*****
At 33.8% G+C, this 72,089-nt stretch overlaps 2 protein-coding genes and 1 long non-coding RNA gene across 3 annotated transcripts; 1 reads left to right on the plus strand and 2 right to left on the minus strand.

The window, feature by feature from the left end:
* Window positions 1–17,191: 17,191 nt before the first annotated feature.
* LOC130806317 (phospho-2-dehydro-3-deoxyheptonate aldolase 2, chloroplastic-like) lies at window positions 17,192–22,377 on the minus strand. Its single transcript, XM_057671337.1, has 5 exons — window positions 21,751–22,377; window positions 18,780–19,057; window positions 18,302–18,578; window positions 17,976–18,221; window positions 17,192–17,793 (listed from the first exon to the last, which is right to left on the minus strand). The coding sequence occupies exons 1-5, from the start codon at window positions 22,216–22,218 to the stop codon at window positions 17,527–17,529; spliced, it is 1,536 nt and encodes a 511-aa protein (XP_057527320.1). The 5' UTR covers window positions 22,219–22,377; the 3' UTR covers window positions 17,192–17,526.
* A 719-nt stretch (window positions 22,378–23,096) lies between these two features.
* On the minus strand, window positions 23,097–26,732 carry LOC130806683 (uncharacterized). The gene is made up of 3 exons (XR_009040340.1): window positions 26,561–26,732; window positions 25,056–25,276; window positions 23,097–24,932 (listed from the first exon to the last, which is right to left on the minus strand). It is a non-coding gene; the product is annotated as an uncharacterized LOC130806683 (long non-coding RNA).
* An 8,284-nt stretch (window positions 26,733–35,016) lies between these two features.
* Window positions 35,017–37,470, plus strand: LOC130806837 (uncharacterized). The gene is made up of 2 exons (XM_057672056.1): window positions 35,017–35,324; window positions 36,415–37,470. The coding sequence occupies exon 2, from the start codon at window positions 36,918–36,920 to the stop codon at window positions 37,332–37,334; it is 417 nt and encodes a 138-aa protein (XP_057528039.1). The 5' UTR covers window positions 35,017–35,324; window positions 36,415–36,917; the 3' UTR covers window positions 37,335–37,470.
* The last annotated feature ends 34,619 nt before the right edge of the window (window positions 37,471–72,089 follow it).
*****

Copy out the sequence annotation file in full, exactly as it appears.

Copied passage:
At 33.8% G+C, this 72,089-nt stretch overlaps 2 protein-coding genes and 1 long non-coding RNA gene across 3 annotated transcripts; 1 reads left to right on the plus strand and 2 right to left on the minus strand.

The window, feature by feature from the left end:
* Window positions 1–17,191: 17,191 nt before the first annotated feature.
* LOC130806317 (phospho-2-dehydro-3-deoxyheptonate aldolase 2, chloroplastic-like) lies at window positions 17,192–22,377 on the minus strand. Its single transcript, XM_057671337.1, has 5 exons — window positions 21,751–22,377; window positions 18,780–19,057; window positions 18,302–18,578; window positions 17,976–18,221; window positions 17,192–17,793 (listed from the first exon to the last, which is right to left on the minus strand). The coding sequence occupies exons 1-5, from the start codon at window positions 22,216–22,218 to the stop codon at window positions 17,527–17,529; spliced, it is 1,536 nt and encodes a 511-aa protein (XP_057527320.1). The 5' UTR covers window positions 22,219–22,377; the 3' UTR covers window positions 17,192–17,526.
* A 719-nt stretch (window positions 22,378–23,096) lies between these two features.
* On the minus strand, window positions 23,097–26,732 carry LOC130806683 (uncharacterized). The gene is made up of 3 exons (XR_009040340.1): window positions 26,561–26,732; window positions 25,056–25,276; window positions 23,097–24,932 (listed from the first exon to the last, which is right to left on the minus strand). It is a non-coding gene; the product is annotated as an uncharacterized LOC130806683 (long non-coding RNA).
* An 8,284-nt stretch (window positions 26,733–35,016) lies between these two features.
* Window positions 35,017–37,470, plus strand: LOC130806837 (uncharacterized). The gene is made up of 2 exons (XM_057672056.1): window positions 35,017–35,324; window positions 36,415–37,470. The coding sequence occupies exon 2, from the start codon at window positions 36,918–36,920 to the stop codon at window positions 37,332–37,334; it is 417 nt and encodes a 138-aa protein (XP_057528039.1). The 5' UTR covers window positions 35,017–35,324; window positions 36,415–36,917; the 3' UTR covers window positions 37,335–37,470.
* The last annotated feature ends 34,619 nt before the right edge of the window (window positions 37,471–72,089 follow it).